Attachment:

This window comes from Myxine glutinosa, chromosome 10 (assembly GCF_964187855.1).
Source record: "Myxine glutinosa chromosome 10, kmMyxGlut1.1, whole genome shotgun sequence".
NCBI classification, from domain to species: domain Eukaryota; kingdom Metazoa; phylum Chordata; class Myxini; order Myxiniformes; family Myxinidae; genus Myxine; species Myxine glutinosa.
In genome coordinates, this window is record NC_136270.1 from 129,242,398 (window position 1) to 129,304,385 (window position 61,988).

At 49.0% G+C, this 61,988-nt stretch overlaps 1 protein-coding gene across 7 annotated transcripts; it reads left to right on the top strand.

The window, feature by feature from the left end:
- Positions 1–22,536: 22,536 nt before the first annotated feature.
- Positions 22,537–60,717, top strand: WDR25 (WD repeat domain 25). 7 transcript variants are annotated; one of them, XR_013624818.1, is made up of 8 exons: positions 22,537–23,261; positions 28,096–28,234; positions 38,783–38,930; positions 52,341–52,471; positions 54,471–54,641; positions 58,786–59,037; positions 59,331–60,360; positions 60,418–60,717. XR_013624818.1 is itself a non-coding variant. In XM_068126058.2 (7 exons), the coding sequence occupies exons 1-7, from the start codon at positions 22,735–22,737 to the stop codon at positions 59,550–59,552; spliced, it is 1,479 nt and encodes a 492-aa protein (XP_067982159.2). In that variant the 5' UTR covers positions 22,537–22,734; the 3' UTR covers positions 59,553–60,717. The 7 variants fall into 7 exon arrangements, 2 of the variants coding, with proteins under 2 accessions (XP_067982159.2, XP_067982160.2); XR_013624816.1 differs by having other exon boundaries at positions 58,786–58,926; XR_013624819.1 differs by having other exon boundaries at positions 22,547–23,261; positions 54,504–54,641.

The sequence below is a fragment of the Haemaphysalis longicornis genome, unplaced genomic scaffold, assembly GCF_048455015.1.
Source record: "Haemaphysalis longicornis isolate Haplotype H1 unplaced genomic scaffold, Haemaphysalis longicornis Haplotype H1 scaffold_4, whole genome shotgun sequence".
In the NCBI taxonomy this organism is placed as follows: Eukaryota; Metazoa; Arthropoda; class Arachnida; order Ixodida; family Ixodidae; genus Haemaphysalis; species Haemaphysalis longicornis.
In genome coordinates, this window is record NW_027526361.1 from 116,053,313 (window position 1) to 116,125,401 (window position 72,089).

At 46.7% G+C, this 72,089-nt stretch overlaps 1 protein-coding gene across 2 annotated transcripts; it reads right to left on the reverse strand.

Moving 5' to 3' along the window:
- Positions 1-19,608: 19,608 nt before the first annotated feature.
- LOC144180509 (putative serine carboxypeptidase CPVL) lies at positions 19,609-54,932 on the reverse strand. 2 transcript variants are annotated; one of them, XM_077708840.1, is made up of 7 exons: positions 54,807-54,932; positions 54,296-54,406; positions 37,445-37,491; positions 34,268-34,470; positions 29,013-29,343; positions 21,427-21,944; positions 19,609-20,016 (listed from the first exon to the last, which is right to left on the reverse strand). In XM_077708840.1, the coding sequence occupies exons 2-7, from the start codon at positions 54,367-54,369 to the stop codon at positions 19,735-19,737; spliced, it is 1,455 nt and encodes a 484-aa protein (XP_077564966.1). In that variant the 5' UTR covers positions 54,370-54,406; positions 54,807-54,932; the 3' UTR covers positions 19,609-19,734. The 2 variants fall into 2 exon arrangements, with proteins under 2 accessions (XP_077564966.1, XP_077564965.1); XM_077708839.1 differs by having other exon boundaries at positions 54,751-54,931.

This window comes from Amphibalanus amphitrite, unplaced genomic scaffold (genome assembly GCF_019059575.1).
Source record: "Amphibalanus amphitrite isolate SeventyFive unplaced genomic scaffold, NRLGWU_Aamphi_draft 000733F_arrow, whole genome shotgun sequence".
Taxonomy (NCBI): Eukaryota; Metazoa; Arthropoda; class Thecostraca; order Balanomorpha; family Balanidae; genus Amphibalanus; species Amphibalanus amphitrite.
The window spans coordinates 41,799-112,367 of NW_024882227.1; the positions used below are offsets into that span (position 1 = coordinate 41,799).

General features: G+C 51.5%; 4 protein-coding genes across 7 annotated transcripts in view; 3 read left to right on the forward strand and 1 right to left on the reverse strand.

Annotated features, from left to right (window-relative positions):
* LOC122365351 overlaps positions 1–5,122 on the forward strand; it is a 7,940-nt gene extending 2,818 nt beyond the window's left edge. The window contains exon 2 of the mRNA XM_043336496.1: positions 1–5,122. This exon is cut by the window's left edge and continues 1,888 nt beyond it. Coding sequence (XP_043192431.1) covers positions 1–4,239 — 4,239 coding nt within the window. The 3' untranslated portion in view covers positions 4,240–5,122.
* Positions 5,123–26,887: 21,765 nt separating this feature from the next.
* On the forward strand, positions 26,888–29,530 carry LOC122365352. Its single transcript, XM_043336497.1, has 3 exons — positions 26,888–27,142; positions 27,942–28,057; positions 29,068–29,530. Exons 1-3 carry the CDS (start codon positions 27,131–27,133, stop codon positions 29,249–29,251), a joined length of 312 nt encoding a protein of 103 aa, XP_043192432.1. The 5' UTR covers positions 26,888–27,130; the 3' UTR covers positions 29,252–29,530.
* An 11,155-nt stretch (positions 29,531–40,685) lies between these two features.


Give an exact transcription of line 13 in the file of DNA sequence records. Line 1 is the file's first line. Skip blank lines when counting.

At 46.7% G+C, this 72,089-nt stretch overlaps 1 protein-coding gene across 2 annotated transcripts; it reads right to left on the reverse strand.